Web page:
difficult for me to do at first. However, when my partner shared the same fantasies with me I felt less guilty and realized that fantasizing about being with other men is fine, and this is now part of our agreement.”
– “If sexually attracted to another, the agreement is not to act on
it but to talk about it and examine what’s happening.”
– “Our contract is situational in that any changes either partner
wishes to make will be discussed prior to any activity that would change it.”
– “Whatever we do outside the marriage is acceptable as long as
either one of us does not tell. That information is to be kept totally
– “We are monogamous. However, we both recognize that it’s
possible for events to occur outside the relationship. We have agreed that neither of us wants to know about any such events and that we don’t want them to interfere with our relationship.”
– Our agreements is that although we’d prefer our partner to be
monogamous, not even interested in another, this is something one person can not require of another or enforce. Therefore, if the person feels the necessity of having relations with another outside of the marriage it must be done in a way that will not come to the attention of the spouse. We promised to lie to one another if necessary.”
As long as both partners are in agreement about whether they want to hear about and discuss everything or nothing, there seem to be no problems. When they are not in accord about disclosure you have such situations as the following:
Partner #1: “I would like sometimes to have secret affairs that really
were a secret to the grave. I just like the idea of having a private
independent sex life which is sometimes at odds with being a couple. In principle, I resent that couples are supposed to share everything – especially sexual things – with each other.”
Partner #2: “I want to know about her affairs with people I have social
contact with. This is a source of disagreement between us.”
It appears that good communications, however that is defined by the
individual or within the couple, takes precedence over the type of couple arrangement, the How of an agreement rather than a What. Absolute monogamy works for some couples, a more ambiguous arrangement for others. The variety of arrangements among my respondents seem to work in each case because the two have forged a compatible communication system first and a lifestyle second. Those couples who reported being the happiest with their arrangements were those in which both partners were Tell-Alls or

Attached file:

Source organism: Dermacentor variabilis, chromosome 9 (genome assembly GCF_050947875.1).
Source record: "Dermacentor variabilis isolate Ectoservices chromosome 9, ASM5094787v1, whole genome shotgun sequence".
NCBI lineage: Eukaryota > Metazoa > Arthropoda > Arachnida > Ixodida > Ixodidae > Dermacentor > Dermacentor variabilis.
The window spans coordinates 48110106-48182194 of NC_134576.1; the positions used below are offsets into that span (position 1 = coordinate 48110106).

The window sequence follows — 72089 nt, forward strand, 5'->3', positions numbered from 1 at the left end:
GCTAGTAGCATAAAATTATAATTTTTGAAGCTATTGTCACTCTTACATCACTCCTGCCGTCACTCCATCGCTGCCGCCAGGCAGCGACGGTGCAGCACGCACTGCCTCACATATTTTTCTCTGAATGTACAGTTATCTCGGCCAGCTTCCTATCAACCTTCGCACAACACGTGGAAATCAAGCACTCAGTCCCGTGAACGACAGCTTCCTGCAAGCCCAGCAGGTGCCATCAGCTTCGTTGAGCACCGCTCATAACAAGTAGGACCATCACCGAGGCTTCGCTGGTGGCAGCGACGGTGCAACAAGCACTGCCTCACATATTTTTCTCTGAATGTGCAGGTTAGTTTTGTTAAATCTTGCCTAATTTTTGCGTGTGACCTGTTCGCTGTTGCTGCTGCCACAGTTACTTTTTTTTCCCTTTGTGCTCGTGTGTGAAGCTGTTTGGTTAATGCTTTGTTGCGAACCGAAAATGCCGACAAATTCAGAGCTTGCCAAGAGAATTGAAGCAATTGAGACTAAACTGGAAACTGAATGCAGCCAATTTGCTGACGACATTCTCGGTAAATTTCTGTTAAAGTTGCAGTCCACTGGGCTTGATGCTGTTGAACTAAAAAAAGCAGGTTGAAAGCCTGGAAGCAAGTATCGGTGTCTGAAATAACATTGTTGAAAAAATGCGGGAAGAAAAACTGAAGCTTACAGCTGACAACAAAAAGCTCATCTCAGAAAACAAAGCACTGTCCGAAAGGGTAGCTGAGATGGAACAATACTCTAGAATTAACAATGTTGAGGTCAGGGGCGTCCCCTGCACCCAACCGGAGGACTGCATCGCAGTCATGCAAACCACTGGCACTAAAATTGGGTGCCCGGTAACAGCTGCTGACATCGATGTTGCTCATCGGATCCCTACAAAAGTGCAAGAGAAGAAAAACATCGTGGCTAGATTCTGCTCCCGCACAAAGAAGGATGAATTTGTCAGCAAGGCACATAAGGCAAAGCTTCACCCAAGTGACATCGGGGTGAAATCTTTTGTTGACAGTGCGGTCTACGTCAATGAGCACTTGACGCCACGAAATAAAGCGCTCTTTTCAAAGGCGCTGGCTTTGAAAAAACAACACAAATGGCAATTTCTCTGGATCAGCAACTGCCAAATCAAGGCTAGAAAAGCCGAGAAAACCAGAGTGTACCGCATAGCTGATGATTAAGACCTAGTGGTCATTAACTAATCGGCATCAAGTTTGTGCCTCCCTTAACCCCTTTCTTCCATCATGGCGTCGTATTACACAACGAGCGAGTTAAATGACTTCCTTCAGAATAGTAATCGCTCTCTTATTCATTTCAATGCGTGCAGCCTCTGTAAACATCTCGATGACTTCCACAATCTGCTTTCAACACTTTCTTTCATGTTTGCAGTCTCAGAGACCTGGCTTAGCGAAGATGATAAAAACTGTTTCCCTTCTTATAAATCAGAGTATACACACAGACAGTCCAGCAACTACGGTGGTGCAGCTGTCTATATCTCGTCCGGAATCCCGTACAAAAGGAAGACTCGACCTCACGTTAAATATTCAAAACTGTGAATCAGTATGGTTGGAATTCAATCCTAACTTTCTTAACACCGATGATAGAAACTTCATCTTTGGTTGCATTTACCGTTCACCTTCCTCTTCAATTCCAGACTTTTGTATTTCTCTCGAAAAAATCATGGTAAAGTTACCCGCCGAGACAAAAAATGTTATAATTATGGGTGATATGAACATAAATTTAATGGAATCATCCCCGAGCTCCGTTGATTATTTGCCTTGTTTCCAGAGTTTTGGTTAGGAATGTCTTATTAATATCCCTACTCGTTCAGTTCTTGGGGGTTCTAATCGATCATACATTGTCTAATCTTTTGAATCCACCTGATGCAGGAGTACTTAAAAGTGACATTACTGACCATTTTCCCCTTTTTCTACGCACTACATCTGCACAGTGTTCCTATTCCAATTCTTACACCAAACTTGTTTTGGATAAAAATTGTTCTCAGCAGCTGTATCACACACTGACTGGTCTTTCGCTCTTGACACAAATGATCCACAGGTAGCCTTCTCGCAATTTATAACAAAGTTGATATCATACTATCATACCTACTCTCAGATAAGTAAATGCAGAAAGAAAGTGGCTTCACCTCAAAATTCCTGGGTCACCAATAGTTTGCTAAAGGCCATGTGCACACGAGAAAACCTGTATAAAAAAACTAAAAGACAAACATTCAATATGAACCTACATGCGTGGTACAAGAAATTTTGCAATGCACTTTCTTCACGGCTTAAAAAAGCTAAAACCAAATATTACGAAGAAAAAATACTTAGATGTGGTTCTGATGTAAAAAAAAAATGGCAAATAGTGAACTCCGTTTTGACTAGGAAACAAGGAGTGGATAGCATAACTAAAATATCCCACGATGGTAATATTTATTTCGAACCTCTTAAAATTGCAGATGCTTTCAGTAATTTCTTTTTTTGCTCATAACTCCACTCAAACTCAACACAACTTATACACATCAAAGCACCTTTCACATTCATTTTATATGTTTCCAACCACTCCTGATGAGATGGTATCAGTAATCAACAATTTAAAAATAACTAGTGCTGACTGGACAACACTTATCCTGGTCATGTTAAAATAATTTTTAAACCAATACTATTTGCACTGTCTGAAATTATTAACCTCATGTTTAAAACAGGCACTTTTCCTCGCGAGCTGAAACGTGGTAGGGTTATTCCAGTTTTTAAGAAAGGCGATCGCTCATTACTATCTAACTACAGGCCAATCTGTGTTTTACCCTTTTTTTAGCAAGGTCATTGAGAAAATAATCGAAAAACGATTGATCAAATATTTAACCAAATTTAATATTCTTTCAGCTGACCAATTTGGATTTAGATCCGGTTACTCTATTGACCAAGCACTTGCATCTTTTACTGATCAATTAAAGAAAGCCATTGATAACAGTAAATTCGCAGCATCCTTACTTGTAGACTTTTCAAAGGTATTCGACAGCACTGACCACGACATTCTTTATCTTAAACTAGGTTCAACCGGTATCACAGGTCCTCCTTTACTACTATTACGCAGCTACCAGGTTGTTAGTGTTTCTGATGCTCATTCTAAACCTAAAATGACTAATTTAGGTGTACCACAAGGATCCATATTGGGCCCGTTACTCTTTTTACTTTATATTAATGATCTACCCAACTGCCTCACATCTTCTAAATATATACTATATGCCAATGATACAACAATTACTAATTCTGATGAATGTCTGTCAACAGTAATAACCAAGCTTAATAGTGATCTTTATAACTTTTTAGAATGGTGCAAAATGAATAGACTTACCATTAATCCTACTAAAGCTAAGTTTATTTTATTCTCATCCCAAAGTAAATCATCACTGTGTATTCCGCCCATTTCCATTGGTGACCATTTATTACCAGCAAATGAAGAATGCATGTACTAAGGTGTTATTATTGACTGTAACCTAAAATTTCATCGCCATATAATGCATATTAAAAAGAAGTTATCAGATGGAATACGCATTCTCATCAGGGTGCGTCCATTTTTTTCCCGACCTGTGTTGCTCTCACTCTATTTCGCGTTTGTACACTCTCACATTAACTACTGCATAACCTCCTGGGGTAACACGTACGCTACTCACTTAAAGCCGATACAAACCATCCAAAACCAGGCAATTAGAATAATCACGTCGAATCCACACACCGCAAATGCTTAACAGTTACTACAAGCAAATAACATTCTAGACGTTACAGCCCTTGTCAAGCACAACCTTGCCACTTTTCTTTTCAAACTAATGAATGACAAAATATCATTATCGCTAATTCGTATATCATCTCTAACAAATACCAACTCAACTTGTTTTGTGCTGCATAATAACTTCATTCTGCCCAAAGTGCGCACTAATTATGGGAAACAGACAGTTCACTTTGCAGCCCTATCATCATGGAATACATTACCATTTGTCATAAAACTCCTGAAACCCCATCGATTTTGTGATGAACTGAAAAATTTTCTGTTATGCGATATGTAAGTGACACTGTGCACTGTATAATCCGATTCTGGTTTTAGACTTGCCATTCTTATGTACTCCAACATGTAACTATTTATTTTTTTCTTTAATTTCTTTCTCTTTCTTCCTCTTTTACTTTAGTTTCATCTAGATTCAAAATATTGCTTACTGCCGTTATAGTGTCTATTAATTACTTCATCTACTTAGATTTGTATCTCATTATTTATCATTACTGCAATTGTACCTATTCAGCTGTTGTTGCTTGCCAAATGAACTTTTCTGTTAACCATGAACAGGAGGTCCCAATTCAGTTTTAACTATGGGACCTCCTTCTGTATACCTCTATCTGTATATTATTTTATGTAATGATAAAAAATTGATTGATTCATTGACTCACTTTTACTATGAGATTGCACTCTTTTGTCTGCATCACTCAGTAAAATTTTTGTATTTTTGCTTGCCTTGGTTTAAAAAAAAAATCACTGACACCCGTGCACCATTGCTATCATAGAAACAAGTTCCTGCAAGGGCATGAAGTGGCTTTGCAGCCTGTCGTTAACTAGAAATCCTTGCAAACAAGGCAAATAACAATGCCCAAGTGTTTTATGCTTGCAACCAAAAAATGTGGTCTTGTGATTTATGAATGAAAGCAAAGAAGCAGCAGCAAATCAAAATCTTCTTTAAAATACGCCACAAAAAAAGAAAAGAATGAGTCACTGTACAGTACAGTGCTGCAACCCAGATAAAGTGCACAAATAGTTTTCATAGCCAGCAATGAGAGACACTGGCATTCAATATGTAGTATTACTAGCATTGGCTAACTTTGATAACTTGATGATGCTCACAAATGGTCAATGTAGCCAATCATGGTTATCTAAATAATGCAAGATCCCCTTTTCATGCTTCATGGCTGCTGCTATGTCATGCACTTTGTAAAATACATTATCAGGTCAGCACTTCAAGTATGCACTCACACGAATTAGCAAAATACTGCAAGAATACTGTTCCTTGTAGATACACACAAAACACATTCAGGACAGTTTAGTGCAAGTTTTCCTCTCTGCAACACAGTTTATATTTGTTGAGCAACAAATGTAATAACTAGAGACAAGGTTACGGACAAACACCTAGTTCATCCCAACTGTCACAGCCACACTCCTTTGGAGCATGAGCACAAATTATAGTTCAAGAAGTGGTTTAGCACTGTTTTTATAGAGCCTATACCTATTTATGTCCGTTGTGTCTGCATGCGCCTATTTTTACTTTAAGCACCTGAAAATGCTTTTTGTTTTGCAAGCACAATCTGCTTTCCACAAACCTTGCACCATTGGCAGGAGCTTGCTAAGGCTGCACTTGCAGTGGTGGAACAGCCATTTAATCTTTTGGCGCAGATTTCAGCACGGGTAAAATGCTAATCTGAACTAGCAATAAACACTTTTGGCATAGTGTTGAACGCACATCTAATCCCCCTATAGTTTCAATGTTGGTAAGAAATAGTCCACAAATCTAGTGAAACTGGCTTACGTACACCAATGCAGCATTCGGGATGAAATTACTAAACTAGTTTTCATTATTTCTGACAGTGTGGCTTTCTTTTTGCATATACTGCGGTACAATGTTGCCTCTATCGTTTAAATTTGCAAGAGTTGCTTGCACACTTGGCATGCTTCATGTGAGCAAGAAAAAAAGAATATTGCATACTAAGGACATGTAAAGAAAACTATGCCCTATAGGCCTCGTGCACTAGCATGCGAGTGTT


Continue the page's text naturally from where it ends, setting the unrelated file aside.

Say-Nothings with a mutually acceptable framework for dealing with any differences or changes.
There is little argument that good communications is better than bad, or none, that it fosters intimacy and smoothes the bumps of loving and living, but it seems that what constitutes good communications appears to be a matter of individual interpretation. Therefore communication styles need to be addressed, clarified, and agreed upon within an intimate pair in order for that ideal of good communications to be achieved. Despite the small sampling, I believe I’ve made some progress toward that aim with this preliminary investigation.
ISADORA ALMAN’S COUPLES’ QUESTIONNAIRE
An inquiry into the nature of agreements couples have on sexual behavior outside their relationship.
1. Your gender and age? Your partner’s gender and age?
2. How long have you considered yourself coupled with this partner?
3. Are you (check one which best applies)
– Legally married
– Exchanged other ceremonial vows
– Living together
– Living separately
4. Do you currently have an agreement with your partner regarding what is acceptable sexual behavior outside your relationship?
5. If you have such an agreement, is this agreement explicit? In other
words, have the two of you discussed the issue and reached a mutual
6. Whether explicit or unstated, please say what your understanding of your agreement is. Take into account all manner of sexual behavior such as flirting, non-intimate friendships, interactions with same/opposite sex, special circumstances.
7. If your agreement has changed during the life of your relationship,
please explain how and why. Mention any specific occasions you might recall which resulted in discussions on this subject which formulated an agreement or modified an existing agreement.
8A. Have you, or (to your knowledge) your partner, ever broken an existing agreement on this subject?
8B. If so, what were the results?
9A. If you have an explicit agreement regarding sexual behavior outside
the relationship, what are your reasons for wanting, needing or entering into such an agreement?
9B. If you have no explicit agreement, what are your reasons for not
10. If you could have an arrangement exactly to your liking, what would that ideal arrangement be? Would it differ in any way from your current situation?
11. If you have not mentioned it previously, is procreation a factor in
any agreement you have or might have? Explain.
12. If you have not mentioned it previously, are health concerns a factor in any agreement you have or might have? Explain.
13. On a scale of 1 to 5 (1 = extremely uncomfortable, 5 = extremely
comfortable) place a numerical evaluation on how free you feel in discussing possibly controversial feelings and thoughts with your partner.
14. On a scale of 1 to 5 (1 = not at all, 5 = completely) how much do you trust your partner to keep an agreement with you on sexual behavior outside the relationship?
15. On a scale of 1 to 5 (1 = extremely unhappy, 5 = extremely happy) how happy are you in general with your present relationship?